by NICK BUCHANAN
As college students, our job choices are limited. In the summer, most of us get pushed over to minimum wage manufacturing, retail, or food service positions that nobody else desires, and let’s be honest: we take them only because it’s great to make money after we’re wiped clean by tuition.
But let’s focus on food service, an industry that originated in 18th century France as the poor started to eat food prepared by the poorer. Not much has changed since then, eh?
Out of all of the entry-level jobs we college kids are eligible for, food service is arguably the most mentally taxing. Don’t know why? You clearly haven’t worked in a restaurant. Let me just fill you in on a few things I’ve learned in my two years as a cook and waiter.
Food service workers are brave souls. I think that military personnel, Caitlyn Jenner, and food service employees should all be hailed as American heroes in their own rights. Even after they realize the disaster they have gotten themselves into on their first days on the job, they still show up day after day.
Customers normally see only their peaceful dining area; they don’t enter the battlefield that is the kitchen. Waiters and waitresses storm back to complain about rude customers, cooks yell orders over all of the noise, and managers glare over their empire in search of a new thing to complain about. It’s like a National Geographic wildlife documentary back there.
Eight times out of ten, waiters and waitress put on great poker faces. Inside, we really want to throw things at a wall and peace out.
The smells of dirty dishes and raw food linger. I had to buy the strongest-smelling hand soap on the market – I’m talking about a Bath & Body Works type of emergency – to get the smell of dirty dishes out of my hands after each shift. Even greater yet, some of my tee-shirts still smell like raw pizza dough and grease after multiple runs through the washing machine. I’ve heard that Chanel is going to bottle that seductive scent as Chanel No. 6 sometime soon.
Employees judge your weird food orders. But in the grand scheme of things, we’ve probably seen some stranger requests than yours and don’t really care.
Customers are always right... even when they’re not. Taste is subjective and all customers think they’re foodies. This summer, a table sent a complaint back to the kitchen because our tomato sauce tasted like tomatoes. Enough said.
Higher-ups are always right… even when they’re not. On separate occasions, a certain someone told my co-workers and me (with complete confidence, mind you) that HIV is curable, Benghazi is a political figurehead, and dogs can fall into clinical depression when humans call them fat.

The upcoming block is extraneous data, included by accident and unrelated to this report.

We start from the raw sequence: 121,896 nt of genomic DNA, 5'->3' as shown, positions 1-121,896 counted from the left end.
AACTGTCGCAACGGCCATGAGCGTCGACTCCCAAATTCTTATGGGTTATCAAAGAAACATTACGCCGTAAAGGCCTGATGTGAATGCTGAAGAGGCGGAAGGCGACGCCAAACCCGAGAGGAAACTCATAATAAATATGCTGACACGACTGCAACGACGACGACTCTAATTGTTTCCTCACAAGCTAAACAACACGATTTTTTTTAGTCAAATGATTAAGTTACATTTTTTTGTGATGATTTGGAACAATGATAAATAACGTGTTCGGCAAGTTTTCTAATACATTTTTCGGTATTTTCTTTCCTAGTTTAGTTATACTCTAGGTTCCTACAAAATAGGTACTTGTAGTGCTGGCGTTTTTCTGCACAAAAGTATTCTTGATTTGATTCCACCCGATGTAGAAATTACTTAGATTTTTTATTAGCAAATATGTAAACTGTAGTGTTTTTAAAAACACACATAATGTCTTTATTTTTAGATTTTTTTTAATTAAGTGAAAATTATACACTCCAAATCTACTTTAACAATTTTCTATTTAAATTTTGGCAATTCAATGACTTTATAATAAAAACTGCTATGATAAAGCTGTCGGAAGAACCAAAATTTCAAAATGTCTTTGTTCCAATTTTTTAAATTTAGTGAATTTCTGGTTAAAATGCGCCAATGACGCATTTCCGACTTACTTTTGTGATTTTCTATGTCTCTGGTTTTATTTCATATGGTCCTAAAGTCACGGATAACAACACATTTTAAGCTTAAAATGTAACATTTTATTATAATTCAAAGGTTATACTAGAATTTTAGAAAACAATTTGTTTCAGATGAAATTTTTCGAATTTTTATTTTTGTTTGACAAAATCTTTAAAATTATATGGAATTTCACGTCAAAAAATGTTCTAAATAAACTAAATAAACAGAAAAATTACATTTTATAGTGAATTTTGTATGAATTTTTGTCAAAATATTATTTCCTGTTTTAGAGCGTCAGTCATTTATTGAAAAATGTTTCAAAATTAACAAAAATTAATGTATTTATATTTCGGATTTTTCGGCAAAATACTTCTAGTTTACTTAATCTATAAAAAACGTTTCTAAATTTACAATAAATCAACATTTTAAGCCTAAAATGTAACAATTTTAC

Don’t take unharmed fingers for granted. Throughout my time working in a restaurant, my poor hands have been through a lot. Cuts, bruises, and burns were normal, often blamed on knives hidden in soapy sinks, splash-back from fryers, and hot pans. The real struggle is the dry skin, though; washing dishes in hot water for 90 minutes after each shift does quite a number on the hands. Once again, this called for a heavy duty purchase. Even the thickest lotion on the market took weeks to fix the damage.
There is an art to “cleaning” objects that were just cleaned an hour ago. “If you have time to lean, you have time to clean.” That’s easier said than done when everything has already been cleaned three times over. To look like a diligent little worker bee, just grab a sponge and polish the surfaces that are already gleaming – they’ll never know.
The workplace is just like high school. We all gossip, camp out in the bathrooms to check our phones, rarely get along, and just want to go home.
One co-worker can make a world of difference. A girl who went to high school with me joined the staff this summer, and we were partners in crime. Work days were so much smoother when we were on the clock together. Well, for us, that is; I'm pretty sure our other co-workers hated us and our bouts of laughter that were so loud that they sounded like bloodcurdling screams (normally cued by jokes concerning the best Internet hoax of all time: Demi Lovato's 'delete it fat' story).
Weekends become the worst part of the week. The typical anarchy of the kitchen is amplified by tenfold on Friday and Saturday nights; not all employees make it out alive.
(Kidding, I’m kidding.)
(Actually, no I’m not.)
Do not walk into a restaurant five minutes before closing time. We have to serve, but don’t expect us to be happy about it; last-minute customers halt clean-up and delay our going home by at least 45 minutes, if not longer. Many restaurants don’t have a defined “last call” of sorts, but use common sense and courtesy. We don’t come to your workplace and keep you there for an extra hour, do we?
Thirty cents is not a tip. The minimum wage for tipped employees in Ohio is $4.05 an hour; tips are supposed to make up for the other $4.05 that these workers miss out on per hour. If a waiter or waitress was rude or inattentive, fine. Otherwise, tip us with more than nickels and dimes. It’s demeaning and discouraging for those of us who deliver your $65 order.
Food service workers probably shouldn’t make $15 an hour, but they sure deserve more than $4.05 or $8.10 an hour. Did you read this whole list? We don’t make enough money to put up with all of this.